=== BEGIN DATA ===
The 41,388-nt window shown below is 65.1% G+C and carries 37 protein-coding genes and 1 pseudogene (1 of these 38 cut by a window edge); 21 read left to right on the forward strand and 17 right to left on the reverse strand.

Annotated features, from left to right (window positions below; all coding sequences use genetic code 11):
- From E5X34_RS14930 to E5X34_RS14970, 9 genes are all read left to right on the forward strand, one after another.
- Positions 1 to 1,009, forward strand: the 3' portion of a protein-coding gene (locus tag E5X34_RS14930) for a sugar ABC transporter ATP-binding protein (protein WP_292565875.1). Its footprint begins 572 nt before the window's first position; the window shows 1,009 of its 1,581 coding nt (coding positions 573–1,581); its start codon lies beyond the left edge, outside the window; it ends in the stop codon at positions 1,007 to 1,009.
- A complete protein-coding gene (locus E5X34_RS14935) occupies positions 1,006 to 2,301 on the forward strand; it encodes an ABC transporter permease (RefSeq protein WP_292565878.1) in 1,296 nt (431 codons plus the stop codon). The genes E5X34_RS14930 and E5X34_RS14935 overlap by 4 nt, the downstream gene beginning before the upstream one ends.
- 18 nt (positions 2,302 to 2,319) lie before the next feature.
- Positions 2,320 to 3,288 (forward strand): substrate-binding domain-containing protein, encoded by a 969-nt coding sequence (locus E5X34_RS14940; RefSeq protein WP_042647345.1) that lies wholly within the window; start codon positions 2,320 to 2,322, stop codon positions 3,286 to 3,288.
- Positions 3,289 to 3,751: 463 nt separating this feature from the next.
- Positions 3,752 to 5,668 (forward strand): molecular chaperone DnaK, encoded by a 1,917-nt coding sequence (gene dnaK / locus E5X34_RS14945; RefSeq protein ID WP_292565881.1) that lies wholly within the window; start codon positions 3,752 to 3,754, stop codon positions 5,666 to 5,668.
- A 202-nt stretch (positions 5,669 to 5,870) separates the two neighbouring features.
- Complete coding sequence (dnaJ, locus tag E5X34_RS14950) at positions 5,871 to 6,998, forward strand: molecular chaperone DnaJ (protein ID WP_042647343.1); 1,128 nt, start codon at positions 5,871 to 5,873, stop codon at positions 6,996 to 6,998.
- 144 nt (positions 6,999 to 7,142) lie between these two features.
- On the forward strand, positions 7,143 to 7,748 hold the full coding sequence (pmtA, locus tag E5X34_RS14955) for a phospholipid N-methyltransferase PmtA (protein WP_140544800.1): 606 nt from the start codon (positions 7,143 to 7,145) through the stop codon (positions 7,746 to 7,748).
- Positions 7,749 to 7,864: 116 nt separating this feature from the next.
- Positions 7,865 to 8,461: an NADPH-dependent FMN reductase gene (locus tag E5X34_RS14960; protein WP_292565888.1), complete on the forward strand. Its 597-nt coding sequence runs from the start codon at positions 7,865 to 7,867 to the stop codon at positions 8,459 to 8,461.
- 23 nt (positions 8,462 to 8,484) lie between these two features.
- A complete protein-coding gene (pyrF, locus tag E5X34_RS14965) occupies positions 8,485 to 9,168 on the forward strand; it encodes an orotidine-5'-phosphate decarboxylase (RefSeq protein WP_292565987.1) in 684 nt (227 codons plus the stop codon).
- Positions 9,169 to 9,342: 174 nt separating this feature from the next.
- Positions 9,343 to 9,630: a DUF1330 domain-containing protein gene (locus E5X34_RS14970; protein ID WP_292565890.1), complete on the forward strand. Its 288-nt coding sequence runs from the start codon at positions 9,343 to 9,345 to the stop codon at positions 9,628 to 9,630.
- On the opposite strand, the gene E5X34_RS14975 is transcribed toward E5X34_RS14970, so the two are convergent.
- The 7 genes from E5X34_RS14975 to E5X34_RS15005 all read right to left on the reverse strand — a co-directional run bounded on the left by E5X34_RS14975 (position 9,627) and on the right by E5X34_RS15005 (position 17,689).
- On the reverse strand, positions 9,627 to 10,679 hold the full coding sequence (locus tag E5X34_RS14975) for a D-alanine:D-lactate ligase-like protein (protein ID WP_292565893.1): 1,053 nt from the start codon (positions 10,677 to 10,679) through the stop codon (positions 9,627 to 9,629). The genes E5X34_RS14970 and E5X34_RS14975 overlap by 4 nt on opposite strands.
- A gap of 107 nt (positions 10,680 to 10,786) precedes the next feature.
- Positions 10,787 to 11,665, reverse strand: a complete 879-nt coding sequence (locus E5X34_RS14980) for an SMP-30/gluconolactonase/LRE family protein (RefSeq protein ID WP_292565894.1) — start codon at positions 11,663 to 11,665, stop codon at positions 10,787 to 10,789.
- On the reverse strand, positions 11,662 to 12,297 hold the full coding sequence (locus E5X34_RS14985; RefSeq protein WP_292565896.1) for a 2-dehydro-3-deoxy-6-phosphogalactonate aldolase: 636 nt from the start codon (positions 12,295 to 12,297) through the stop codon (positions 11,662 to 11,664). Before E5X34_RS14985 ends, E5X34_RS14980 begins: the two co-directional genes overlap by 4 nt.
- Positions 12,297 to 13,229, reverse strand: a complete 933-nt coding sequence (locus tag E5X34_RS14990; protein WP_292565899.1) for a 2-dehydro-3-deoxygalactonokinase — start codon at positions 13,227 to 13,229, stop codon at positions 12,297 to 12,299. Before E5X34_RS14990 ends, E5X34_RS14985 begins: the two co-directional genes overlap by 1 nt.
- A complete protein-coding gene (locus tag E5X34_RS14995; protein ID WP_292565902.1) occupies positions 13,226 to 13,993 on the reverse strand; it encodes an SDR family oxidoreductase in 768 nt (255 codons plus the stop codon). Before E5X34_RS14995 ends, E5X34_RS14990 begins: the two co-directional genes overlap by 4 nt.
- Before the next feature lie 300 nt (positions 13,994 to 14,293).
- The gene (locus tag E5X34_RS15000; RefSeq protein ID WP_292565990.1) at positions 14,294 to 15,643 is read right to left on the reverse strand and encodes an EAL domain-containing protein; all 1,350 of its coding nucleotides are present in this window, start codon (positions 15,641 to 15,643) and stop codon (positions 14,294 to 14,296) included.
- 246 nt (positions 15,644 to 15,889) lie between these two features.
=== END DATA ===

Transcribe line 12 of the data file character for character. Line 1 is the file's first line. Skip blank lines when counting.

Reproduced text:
- 144 nt (positions 6,999 to 7,142) lie between these two features.